Manohla Dargis, one of the chief critics of the New York Times, called the movie "a marvel of gee-wizardry and a night’s entertainment that can feel like a lifetime." The simplicity of the comic strip, she wrote, is a crucial part of the success of Tintin, who is "an avatar for armchair adventurers." Dargis noted that Tintin's appearance in the film "resembled Hergé's creation, yet was eerily different as if, like Pinocchio, his transformation into human form had been prematurely interrupted." Another major fault in the film, Dargis points out, is how it is so wildly overworked; she writes that there is "hardly a moment of downtime, a chance to catch your breath or contemplate the tension between the animated Expressionism and the photo-realist flourishes." Nevertheless, she singles out some of the "interludes of cinematic delight," approving of the visual imagination employed within the movie's numerous exciting scenes.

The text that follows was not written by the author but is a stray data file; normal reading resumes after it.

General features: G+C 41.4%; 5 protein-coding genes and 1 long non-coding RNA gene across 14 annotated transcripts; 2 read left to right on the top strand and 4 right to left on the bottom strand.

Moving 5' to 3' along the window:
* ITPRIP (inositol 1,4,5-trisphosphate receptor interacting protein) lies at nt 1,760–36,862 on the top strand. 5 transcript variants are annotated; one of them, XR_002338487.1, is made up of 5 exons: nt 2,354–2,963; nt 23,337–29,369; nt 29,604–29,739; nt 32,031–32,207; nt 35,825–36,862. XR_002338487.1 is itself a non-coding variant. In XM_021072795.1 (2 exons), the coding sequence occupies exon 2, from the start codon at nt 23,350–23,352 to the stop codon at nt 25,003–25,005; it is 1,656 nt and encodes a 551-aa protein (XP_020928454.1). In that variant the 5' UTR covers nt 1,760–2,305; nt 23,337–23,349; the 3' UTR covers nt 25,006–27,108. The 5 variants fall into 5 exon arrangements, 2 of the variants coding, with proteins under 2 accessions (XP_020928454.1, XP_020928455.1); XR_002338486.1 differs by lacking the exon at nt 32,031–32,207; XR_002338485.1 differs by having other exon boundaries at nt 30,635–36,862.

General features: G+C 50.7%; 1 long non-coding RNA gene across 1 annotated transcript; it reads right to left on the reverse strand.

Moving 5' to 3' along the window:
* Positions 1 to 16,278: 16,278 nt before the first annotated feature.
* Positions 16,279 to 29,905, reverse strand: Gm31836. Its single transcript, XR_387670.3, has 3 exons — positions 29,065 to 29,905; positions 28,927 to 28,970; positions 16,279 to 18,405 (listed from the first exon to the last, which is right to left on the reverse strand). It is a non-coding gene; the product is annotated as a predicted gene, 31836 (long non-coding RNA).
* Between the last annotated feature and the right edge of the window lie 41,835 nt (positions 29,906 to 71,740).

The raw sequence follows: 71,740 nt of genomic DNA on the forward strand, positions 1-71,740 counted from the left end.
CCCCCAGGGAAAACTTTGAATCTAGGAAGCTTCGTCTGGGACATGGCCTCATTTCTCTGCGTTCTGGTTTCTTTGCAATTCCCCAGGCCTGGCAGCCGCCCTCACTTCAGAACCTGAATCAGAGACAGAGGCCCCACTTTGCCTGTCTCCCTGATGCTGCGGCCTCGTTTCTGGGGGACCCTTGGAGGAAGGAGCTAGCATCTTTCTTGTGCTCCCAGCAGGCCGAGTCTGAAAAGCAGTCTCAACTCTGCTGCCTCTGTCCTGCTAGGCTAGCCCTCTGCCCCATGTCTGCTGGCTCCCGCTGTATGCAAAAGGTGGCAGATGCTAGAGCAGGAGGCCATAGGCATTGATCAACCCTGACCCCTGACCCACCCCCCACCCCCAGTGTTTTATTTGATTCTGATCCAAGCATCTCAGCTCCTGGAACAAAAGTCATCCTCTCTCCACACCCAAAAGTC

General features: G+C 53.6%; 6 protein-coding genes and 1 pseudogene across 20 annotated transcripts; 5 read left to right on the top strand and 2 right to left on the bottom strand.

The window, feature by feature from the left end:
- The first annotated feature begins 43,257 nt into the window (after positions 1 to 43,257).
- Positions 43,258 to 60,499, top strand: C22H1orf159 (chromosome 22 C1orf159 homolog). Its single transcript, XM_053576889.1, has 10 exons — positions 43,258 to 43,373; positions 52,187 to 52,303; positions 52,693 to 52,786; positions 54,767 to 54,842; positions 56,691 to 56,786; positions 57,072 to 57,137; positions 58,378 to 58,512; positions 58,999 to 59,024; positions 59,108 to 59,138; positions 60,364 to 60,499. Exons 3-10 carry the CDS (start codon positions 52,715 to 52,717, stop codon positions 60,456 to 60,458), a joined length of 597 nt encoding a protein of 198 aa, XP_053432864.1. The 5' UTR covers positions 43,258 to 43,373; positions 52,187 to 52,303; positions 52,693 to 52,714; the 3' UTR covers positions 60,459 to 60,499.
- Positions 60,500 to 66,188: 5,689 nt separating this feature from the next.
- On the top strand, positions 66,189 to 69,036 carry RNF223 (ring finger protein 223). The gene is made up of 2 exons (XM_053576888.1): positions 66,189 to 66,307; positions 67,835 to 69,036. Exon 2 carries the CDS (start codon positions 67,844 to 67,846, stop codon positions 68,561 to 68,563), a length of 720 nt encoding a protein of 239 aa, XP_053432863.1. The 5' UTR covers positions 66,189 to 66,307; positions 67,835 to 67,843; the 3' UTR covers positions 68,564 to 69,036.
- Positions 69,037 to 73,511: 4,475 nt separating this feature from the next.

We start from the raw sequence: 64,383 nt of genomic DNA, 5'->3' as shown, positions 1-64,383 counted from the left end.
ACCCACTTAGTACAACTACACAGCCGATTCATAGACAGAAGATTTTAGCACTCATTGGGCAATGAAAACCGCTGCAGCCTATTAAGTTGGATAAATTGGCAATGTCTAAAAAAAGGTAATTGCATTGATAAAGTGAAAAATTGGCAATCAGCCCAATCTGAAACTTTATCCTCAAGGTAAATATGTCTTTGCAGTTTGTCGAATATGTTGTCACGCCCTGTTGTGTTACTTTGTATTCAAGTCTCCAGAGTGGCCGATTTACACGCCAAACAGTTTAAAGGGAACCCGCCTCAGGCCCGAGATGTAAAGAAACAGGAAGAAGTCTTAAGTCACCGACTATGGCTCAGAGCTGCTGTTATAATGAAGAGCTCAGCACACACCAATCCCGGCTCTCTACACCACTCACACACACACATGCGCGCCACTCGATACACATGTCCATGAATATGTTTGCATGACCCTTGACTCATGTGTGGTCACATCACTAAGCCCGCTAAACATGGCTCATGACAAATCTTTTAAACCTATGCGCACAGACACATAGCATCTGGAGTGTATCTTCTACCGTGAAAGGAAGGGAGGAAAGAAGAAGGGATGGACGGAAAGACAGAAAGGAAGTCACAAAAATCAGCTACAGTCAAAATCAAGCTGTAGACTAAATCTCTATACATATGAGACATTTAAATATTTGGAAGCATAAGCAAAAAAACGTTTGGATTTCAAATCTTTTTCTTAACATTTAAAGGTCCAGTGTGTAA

The film grossed $77,591,831 in North America and $296,402,120, in other territories, for a worldwide total of $373,993,951.

On its first day, the film opened in the UK, France and Belgium, earning $8.6 million. In Belgium, Tintin's country of origin, the film made $520,000, while France provided $4.6 million, a number higher than other similar Wednesday debuts.In France, it was the second best debut of the year for its first day after Harry Potter and the Deathly Hallows – Part 2. On its first weekend it topped the overseas box office with $56.2 million from 21 countries. In Belgium, it earned $1.99 million. It also earned the top spot in many major markets like France and the Maghreb region ($21 million), where it set a record opening weekend for an animated title, the UK, Ireland and Malta ($10.9 million), Germany ($4.71 million) and Spain ($3.75 million). It retained first place for a second-consecutive and final weekend, earning $39.0 million from 45 territories. In its native Belgium it was up 20% to $2.39 million, while in France it plummeted 61% to $8.42 million. Its biggest debut was in Russia and the CIS ($4.81 million).